The COVID-19 outbreak brought waves of new users to Zoom Video Communications Inc. and Slack Technologies Inc., but this week we find out how many are actually paying for the services, and how much it is costing the companies to support them.
will report quarterly earnings Tuesday afternoon, after announcing in April that it had topped 200 million “daily meeting participants” — 20 times more than its record at the end of last year — as companies and schools around the world rushed to adjust to widespread remote work. Slack
Chief Executive Stewart Butterfield has already disclosed to MarketWatch that “simultaneously connected” users on his software grew by 25% in a single week in March, and that Slack added 80% more many paying customers in two months than it had in full previous quarters. Slack reports Thursday afternoon.
Since both companies offer free plans with more limited feature sets, it’s still unclear just how well Zoom and Slack are capitalizing on work-from-home trends financially, even as their shares have soared in recent months. And both have had to secure the computing power necessary to support those users, adding costs that will eat into Zoom’s potential profit and further erode Slack’s losses.
The results will put nearly $50 billion in freshly minted valuations to the test. Zoom’s market capitalization crossed the $50 billion mark on its own for the first time Friday, and shares — which sold for $36 in its 2019 initial public offering — closed higher than $200 for the first time Monday. Slack is trading for its highest prices since the stock debuted last June, and is now worth more than $20 billion after riding up 65% so far in 2020. Combined, the two stocks have added roughly $48 billion in market cap since the beginning of the year, which tops the entire valuations of other prominent cloud-software names like Workday Inc.
and Atlassian Corp.
Zoom has not emerged from its sudden success unscathed. Look for Chief Executive Eric Yuan to address any fallout from safety and security lapses on its platform after Zoom began facing heavy backlash in March about its encryption claims, as well as default settings that allowed those who weren’t hosting a meeting to share their screens and potentially broadcast inappropriate messages.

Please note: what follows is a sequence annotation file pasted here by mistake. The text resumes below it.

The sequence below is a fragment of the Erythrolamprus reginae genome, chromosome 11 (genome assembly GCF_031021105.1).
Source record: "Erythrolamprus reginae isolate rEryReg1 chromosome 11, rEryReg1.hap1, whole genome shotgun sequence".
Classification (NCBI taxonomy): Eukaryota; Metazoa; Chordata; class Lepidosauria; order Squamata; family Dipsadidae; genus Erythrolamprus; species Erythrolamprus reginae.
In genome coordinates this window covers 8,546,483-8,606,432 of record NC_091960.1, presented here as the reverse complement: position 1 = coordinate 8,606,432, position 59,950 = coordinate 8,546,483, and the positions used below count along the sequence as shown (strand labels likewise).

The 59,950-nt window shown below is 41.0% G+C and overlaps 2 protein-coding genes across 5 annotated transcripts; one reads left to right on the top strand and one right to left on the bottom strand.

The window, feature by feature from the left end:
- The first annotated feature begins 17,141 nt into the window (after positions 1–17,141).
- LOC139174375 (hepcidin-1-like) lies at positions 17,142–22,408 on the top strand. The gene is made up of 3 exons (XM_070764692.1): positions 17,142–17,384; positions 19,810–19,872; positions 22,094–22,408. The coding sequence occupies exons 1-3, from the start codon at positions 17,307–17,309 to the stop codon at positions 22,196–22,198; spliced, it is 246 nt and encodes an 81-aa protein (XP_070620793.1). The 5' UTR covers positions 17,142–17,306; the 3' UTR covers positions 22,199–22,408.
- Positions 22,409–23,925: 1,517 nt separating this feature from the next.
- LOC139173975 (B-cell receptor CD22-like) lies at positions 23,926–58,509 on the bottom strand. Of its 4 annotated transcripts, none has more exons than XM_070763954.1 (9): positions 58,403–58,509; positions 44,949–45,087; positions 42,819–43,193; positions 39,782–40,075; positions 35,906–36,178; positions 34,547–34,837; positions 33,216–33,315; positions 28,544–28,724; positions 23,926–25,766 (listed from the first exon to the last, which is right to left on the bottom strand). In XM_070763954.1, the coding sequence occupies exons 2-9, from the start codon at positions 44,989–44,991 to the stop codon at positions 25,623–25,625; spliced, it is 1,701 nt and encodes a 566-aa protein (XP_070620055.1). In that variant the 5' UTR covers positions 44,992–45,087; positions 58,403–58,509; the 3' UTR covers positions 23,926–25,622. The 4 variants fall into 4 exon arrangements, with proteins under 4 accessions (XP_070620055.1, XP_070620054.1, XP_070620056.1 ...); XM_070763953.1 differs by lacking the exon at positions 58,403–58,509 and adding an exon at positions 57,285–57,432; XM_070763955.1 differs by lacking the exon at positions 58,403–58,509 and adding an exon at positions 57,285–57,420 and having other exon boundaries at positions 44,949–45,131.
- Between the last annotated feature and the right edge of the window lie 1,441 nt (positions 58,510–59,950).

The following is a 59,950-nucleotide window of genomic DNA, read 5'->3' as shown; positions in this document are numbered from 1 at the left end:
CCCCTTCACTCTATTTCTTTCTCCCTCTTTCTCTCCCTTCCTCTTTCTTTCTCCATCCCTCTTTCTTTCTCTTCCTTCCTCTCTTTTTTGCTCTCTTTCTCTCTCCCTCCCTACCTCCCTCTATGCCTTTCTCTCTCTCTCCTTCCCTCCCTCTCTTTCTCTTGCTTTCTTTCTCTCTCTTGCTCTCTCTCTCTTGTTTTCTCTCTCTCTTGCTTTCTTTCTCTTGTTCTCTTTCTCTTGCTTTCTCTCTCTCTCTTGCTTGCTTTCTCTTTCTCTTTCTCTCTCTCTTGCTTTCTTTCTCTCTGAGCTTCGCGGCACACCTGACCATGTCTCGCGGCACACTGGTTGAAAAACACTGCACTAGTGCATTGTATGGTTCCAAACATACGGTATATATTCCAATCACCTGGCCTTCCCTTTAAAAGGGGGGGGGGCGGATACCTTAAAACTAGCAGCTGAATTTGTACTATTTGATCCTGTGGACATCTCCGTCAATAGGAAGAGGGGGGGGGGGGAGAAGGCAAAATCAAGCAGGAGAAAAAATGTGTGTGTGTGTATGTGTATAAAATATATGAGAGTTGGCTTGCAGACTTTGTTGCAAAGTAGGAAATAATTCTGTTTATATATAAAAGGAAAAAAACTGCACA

The criticism prompted some companies to ban the use of Zoom for corporate purposes. The New York City Department of Education also stopped using Zoom, though the school system eventually came back to the service with new security features, such as letting meeting hosts mute participants without giving them the option to unmute. Zoom ultimately made changes to its default settings for all users, clarified its encryption policies, and prioritized security improvements within its feature-development teams.
“We now have a much broader set of users who are utilizing our product in a myriad of unexpected ways, presenting us with challenges we did not anticipate when the platform was conceived,” Yuan said in an April blog post, one of a number of public writings about the company’s response to the backlash.
So how many companies did stop paying for Zoom as a result of security issues and Zoom-bombing scandals? Cantor Fitzgerald analyst Drew Kootman doesn’t believe it will be important.
Zoom’s rivals in video meetings have also pointed to big spikes in activity in recent months: Alphabet Inc.
disclosed that its Meets platform has seen a “thirtyfold increase” in usage since January, and Cisco Systems Inc.
said Webex was running at three times its February capacity. Microsoft Corp.’s
Teams saw “more than 200 million meeting participants” in a single day during April.
Teams is seen as a direct competitor to both companies, but especially Slack, with its ability to offer a similar text-based service and video meetings to corporate clients who may already have access through their corporate Microsoft Office cloud-software packages. Slack may have a more youthful vibe in the world of enterprise messaging apps, but still trails behind Teams in terms of its user base.
MKM Partners analyst Rohit Kulkarni believes there is room for multiple services to thrive in the market.
“The likelihood of a ‘winner takes most’ competitive dynamic outcome in the enterprise collaboration software market is quite low,” he wrote. Kulkarni models 19,000 paid net additions for the fiscal first quarter, compared with 22,000 for the entirety of Slack’s last fiscal year.
Slack will be joined Thursday afternoon by DocuSign Inc.
, which should also be benefiting from at-home trends due to growing need for e-signatures on legal documents. Other software companies expected to report earnings this week include CrowdStrike Holdings Inc.
, Smartsheet Inc.
, Cloudera Inc.
, Guidewire Software Inc.
, MongoDB Inc.
and PagerDuty Inc.